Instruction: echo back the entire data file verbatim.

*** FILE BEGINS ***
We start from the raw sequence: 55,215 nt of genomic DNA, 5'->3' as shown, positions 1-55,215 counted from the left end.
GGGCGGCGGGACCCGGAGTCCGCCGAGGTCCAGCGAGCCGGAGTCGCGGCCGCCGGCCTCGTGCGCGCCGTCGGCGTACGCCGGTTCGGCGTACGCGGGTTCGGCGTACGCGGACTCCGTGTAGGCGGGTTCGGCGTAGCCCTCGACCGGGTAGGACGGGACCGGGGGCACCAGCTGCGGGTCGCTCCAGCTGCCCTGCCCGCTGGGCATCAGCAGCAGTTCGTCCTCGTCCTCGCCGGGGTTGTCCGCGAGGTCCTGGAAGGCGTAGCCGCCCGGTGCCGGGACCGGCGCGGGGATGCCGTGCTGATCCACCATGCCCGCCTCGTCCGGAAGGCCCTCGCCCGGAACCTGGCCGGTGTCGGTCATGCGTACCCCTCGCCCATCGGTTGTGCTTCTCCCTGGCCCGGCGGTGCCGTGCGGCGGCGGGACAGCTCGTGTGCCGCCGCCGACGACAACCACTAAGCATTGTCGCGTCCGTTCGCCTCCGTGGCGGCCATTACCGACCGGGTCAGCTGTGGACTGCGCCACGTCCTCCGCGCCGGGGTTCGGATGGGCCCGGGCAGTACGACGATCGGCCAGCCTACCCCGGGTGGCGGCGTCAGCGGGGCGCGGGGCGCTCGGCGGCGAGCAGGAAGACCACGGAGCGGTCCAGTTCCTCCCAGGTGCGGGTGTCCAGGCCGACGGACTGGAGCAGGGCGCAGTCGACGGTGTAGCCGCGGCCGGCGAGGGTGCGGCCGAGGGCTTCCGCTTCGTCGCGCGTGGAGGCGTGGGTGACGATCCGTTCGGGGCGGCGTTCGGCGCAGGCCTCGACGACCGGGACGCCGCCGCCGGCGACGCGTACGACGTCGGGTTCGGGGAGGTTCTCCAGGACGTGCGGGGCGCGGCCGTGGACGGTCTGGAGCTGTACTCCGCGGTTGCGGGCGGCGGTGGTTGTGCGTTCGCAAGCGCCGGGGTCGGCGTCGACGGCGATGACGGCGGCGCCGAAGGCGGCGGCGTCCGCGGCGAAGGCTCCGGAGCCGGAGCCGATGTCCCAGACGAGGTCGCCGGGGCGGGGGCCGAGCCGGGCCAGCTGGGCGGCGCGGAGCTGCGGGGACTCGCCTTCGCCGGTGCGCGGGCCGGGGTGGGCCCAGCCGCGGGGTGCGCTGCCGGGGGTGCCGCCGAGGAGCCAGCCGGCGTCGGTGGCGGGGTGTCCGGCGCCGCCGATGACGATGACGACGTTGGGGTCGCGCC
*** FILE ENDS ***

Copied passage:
We start from the raw sequence: 55,215 nt of genomic DNA, 5'->3' as shown, positions 1-55,215 counted from the left end.
GGGCGGCGGGACCCGGAGTCCGCCGAGGTCCAGCGAGCCGGAGTCGCGGCCGCCGGCCTCGTGCGCGCCGTCGGCGTACGCCGGTTCGGCGTACGCGGGTTCGGCGTACGCGGACTCCGTGTAGGCGGGTTCGGCGTAGCCCTCGACCGGGTAGGACGGGACCGGGGGCACCAGCTGCGGGTCGCTCCAGCTGCCCTGCCCGCTGGGCATCAGCAGCAGTTCGTCCTCGTCCTCGCCGGGGTTGTCCGCGAGGTCCTGGAAGGCGTAGCCGCCCGGTGCCGGGACCGGCGCGGGGATGCCGTGCTGATCCACCATGCCCGCCTCGTCCGGAAGGCCCTCGCCCGGAACCTGGCCGGTGTCGGTCATGCGTACCCCTCGCCCATCGGTTGTGCTTCTCCCTGGCCCGGCGGTGCCGTGCGGCGGCGGGACAGCTCGTGTGCCGCCGCCGACGACAACCACTAAGCATTGTCGCGTCCGTTCGCCTCCGTGGCGGCCATTACCGACCGGGTCAGCTGTGGACTGCGCCACGTCCTCCGCGCCGGGGTTCGGATGGGCCCGGGCAGTACGACGATCGGCCAGCCTACCCCGGGTGGCGGCGTCAGCGGGGCGCGGGGCGCTCGGCGGCGAGCAGGAAGACCACGGAGCGGTCCAGTTCCTCCCAGGTGCGGGTGTCCAGGCCGACGGACTGGAGCAGGGCGCAGTCGACGGTGTAGCCGCGGCCGGCGAGGGTGCGGCCGAGGGCTTCCGCTTCGTCGCGCGTGGAGGCGTGGGTGACGATCCGTTCGGGGCGGCGTTCGGCGCAGGCCTCGACGACCGGGACGCCGCCGCCGGCGACGCGTACGACGTCGGGTTCGGGGAGGTTCTCCAGGACGTGCGGGGCGCGGCCGTGGACGGTCTGGAGCTGTACTCCGCGGTTGCGGGCGGCGGTGGTTGTGCGTTCGCAAGCGCCGGGGTCGGCGTCGACGGCGATGACGGCGGCGCCGAAGGCGGCGGCGTCCGCGGCGAAGGCTCCGGAGCCGGAGCCGATGTCCCAGACGAGGTCGCCGGGGCGGGGGCCGAGCCGGGCCAGCTGGGCGGCGCGGAGCTGCGGGGACTCGCCTTCGCCGGTGCGCGGGCCGGGGTGGGCCCAGCCGCGGGGTGCGCTGCCGGGGGTGCCGCCGAGGAGCCAGCCGGCGTCGGTGGCGGGGTGTCCGGCGCCGCCGATGACGATGACGACGTTGGGGTCGCGCC